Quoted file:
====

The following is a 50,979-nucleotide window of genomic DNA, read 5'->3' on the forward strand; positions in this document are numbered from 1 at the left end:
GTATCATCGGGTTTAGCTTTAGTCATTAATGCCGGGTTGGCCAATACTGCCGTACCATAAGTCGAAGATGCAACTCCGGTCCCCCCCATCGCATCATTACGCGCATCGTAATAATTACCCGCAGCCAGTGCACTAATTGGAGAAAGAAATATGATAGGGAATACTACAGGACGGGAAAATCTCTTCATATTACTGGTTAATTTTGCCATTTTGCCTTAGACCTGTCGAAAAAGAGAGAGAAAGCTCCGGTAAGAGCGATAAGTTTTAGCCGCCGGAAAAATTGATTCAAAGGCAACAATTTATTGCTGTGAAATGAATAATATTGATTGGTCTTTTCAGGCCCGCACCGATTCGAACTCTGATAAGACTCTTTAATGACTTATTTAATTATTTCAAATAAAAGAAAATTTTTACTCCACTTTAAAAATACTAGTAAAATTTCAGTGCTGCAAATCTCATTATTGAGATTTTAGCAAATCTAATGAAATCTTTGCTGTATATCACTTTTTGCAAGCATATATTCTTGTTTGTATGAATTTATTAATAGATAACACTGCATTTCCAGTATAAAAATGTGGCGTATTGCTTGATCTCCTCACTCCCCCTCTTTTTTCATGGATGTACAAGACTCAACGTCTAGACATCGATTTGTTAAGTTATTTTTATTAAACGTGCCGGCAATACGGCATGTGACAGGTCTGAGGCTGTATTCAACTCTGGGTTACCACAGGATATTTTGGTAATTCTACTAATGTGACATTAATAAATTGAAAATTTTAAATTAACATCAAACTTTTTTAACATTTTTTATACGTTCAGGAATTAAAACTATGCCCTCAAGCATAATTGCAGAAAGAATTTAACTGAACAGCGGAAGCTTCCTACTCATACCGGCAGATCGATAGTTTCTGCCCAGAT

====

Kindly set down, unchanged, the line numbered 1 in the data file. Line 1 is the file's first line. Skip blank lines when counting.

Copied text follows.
The following is a 50,979-nucleotide window of genomic DNA, read 5'->3' on the forward strand; positions in this document are numbered from 1 at the left end: